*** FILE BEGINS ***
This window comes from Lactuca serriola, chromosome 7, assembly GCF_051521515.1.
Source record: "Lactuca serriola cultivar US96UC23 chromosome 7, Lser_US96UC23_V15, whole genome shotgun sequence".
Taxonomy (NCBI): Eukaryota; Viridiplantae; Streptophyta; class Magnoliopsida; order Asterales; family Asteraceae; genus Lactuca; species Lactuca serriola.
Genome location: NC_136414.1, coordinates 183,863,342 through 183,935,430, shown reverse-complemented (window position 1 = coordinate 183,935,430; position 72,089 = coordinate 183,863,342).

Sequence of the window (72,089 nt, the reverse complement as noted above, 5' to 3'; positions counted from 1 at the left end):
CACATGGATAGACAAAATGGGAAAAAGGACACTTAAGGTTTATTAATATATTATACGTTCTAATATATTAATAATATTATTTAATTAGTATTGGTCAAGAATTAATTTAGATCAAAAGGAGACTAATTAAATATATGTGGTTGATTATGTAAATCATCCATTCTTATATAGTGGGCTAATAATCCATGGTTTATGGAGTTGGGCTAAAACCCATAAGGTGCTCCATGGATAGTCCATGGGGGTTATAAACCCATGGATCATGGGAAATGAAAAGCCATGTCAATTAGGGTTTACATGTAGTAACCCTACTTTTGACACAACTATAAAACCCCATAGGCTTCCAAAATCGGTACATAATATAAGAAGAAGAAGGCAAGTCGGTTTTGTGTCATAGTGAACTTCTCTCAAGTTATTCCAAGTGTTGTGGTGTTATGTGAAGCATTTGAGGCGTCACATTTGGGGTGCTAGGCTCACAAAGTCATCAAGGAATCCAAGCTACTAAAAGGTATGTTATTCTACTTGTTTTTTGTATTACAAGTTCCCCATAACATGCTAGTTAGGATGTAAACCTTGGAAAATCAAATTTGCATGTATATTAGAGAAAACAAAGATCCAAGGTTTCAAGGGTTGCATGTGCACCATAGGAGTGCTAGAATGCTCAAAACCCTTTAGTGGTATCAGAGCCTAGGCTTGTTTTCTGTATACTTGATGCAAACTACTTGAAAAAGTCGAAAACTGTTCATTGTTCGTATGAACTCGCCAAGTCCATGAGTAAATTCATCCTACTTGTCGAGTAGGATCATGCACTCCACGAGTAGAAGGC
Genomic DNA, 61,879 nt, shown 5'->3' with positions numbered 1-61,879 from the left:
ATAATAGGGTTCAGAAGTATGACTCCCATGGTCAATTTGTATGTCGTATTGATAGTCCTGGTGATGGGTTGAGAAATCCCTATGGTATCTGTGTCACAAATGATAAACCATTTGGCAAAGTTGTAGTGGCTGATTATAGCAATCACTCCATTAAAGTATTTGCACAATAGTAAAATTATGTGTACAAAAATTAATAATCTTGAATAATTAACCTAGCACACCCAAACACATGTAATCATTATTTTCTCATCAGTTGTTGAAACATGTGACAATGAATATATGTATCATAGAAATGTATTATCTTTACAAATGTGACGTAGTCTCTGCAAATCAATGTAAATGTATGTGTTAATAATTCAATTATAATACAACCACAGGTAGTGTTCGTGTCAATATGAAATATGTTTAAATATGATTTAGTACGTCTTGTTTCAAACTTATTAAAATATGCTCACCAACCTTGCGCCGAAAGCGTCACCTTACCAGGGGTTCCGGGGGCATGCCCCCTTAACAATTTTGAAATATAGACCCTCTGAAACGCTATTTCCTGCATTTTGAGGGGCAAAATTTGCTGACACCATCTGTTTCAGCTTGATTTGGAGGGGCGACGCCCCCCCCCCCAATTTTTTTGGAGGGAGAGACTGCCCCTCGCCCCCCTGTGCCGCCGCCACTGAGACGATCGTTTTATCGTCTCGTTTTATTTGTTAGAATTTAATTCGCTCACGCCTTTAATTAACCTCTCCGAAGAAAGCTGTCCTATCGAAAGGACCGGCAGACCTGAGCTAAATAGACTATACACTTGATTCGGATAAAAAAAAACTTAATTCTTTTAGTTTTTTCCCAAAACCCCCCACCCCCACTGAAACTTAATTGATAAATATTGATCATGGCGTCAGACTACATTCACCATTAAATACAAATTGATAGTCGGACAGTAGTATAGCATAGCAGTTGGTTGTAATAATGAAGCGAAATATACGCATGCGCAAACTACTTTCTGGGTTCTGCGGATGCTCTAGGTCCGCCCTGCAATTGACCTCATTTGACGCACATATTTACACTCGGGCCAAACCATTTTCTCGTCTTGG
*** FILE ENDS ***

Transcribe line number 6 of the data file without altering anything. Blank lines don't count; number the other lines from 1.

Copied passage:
CACATGGATAGACAAAATGGGAAAAAGGACACTTAAGGTTTATTAATATATTATACGTTCTAATATATTAATAATATTATTTAATTAGTATTGGTCAAGAATTAATTTAGATCAAAAGGAGACTAATTAAATATATGTGGTTGATTATGTAAATCATCCATTCTTATATAGTGGGCTAATAATCCATGGTTTATGGAGTTGGGCTAAAACCCATAAGGTGCTCCATGGATAGTCCATGGGGGTTATAAACCCATGGATCATGGGAAATGAAAAGCCATGTCAATTAGGGTTTACATGTAGTAACCCTACTTTTGACACAACTATAAAACCCCATAGGCTTCCAAAATCGGTACATAATATAAGAAGAAGAAGGCAAGTCGGTTTTGTGTCATAGTGAACTTCTCTCAAGTTATTCCAAGTGTTGTGGTGTTATGTGAAGCATTTGAGGCGTCACATTTGGGGTGCTAGGCTCACAAAGTCATCAAGGAATCCAAGCTACTAAAAGGTATGTTATTCTACTTGTTTTTTGTATTACAAGTTCCCCATAACATGCTAGTTAGGATGTAAACCTTGGAAAATCAAATTTGCATGTATATTAGAGAAAACAAAGATCCAAGGTTTCAAGGGTTGCATGTGCACCATAGGAGTGCTAGAATGCTCAAAACCCTTTAGTGGTATCAGAGCCTAGGCTTGTTTTCTGTATACTTGATGCAAACTACTTGAAAAAGTCGAAAACTGTTCATTGTTCGTATGAACTCGCCAAGTCCATGAGTAAATTCATCCTACTTGTCGAGTAGGATCATGCACTCCACGAGTAGAAGGC